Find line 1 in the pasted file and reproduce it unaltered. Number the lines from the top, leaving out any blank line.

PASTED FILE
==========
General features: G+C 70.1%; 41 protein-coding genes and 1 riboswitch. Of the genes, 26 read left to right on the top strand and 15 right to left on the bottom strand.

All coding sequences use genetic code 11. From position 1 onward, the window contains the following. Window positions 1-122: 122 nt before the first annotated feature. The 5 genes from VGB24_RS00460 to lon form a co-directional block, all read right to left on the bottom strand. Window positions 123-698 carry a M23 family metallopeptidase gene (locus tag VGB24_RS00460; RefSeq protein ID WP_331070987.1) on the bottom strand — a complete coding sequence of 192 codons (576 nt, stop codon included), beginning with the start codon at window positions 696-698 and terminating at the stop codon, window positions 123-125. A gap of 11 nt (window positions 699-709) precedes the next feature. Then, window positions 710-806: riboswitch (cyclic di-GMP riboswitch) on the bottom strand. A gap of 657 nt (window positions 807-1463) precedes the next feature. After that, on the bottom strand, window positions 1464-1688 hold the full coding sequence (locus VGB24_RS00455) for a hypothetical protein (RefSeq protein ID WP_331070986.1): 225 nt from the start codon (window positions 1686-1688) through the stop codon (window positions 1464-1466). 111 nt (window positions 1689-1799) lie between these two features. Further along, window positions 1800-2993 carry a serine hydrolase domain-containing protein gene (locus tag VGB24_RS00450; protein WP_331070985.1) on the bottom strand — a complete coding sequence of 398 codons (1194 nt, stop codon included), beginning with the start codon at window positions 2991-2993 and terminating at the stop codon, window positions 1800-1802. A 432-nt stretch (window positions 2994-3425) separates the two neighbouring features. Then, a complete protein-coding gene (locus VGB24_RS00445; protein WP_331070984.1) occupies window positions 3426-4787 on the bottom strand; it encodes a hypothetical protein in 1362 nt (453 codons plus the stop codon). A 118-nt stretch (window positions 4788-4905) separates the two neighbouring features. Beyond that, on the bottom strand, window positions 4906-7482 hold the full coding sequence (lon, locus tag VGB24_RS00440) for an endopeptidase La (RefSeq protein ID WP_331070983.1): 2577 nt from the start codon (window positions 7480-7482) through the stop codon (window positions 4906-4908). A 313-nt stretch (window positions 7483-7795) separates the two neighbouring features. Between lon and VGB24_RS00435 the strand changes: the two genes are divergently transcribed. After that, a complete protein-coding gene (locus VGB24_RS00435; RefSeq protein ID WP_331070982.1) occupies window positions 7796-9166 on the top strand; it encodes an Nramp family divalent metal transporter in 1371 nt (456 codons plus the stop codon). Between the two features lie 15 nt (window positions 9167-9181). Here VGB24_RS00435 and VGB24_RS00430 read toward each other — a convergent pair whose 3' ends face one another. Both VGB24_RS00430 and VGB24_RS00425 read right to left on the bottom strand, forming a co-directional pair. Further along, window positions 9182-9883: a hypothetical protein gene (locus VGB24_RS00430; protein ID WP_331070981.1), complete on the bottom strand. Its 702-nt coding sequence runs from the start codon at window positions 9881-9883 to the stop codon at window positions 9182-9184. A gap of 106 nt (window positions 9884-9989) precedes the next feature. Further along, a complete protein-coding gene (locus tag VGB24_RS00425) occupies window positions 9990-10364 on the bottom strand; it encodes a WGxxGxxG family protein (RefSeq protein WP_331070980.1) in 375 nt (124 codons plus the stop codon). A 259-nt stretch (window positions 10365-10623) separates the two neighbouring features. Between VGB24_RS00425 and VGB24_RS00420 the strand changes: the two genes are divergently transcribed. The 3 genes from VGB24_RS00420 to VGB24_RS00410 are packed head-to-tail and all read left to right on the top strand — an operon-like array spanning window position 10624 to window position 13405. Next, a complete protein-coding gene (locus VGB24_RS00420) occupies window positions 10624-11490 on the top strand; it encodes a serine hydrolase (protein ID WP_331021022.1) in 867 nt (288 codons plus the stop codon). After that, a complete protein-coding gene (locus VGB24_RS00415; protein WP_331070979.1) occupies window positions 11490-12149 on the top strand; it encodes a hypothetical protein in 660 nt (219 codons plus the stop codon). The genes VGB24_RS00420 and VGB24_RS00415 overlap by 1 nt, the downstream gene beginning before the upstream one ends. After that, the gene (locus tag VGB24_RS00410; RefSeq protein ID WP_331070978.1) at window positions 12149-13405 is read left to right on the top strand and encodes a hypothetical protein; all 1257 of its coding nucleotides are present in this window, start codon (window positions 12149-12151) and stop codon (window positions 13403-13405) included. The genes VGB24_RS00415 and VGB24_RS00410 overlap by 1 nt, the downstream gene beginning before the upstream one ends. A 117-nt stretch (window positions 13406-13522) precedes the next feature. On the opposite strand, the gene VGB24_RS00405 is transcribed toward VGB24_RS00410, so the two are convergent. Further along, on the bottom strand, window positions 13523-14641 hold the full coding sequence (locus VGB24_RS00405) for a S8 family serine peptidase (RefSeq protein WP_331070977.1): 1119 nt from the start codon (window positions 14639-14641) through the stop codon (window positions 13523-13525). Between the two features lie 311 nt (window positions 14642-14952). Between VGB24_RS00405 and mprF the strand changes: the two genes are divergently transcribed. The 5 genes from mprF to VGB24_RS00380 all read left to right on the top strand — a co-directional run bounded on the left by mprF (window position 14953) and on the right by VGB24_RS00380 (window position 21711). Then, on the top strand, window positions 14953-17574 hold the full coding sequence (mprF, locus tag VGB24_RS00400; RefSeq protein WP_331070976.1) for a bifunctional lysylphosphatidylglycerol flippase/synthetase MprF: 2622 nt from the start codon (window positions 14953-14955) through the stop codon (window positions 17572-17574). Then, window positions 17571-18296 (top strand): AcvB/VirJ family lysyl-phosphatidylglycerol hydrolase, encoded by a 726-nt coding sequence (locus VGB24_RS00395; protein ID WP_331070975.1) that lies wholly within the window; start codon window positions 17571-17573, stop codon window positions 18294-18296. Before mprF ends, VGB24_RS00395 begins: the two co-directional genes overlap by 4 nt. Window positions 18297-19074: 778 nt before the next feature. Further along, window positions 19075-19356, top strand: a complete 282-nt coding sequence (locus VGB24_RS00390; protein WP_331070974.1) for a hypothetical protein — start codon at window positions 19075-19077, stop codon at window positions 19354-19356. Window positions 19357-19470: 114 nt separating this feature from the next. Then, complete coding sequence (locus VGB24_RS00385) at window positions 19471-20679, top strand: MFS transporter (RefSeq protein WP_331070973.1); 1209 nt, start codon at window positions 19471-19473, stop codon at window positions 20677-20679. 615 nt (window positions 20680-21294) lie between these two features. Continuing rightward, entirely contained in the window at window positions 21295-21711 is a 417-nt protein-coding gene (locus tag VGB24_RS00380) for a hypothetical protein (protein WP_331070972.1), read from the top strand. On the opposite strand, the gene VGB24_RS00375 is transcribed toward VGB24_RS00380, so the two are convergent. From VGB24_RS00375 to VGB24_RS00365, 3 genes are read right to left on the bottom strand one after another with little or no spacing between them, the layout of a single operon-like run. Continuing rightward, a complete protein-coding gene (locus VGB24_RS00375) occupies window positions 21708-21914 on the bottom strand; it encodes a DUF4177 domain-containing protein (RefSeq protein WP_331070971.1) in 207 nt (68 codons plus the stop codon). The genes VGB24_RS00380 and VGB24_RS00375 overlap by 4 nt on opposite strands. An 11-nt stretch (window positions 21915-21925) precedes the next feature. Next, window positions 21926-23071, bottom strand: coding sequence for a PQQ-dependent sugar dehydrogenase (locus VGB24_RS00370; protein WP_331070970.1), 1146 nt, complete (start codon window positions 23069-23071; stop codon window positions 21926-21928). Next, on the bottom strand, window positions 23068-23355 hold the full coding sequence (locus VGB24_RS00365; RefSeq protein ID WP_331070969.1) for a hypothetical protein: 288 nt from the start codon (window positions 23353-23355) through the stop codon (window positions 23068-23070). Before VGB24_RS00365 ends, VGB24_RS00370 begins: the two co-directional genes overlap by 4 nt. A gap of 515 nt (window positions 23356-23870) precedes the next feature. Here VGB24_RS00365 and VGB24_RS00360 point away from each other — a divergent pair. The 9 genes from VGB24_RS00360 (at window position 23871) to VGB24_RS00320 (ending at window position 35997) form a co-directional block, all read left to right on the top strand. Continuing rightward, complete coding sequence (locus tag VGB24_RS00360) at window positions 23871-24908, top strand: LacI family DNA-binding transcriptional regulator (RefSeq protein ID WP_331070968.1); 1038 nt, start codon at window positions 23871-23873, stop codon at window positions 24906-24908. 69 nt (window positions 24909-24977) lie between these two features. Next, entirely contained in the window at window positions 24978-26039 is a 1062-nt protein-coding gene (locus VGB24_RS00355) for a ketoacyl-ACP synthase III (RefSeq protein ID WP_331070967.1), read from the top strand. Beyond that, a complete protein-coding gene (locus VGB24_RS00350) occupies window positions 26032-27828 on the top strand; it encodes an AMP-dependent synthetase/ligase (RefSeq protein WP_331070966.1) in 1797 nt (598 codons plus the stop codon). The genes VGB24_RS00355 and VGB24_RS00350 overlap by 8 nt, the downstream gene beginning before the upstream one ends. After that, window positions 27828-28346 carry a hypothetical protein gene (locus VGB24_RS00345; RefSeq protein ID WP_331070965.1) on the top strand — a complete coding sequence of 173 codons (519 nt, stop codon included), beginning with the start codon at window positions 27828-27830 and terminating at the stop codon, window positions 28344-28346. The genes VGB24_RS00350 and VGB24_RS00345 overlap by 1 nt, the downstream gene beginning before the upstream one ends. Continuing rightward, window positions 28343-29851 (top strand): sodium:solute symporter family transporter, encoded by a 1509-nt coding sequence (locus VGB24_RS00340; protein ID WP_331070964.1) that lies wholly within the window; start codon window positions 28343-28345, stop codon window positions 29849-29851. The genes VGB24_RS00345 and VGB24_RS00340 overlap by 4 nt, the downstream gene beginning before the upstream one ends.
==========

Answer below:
General features: G+C 70.1%; 41 protein-coding genes and 1 riboswitch. Of the genes, 26 read left to right on the top strand and 15 right to left on the bottom strand.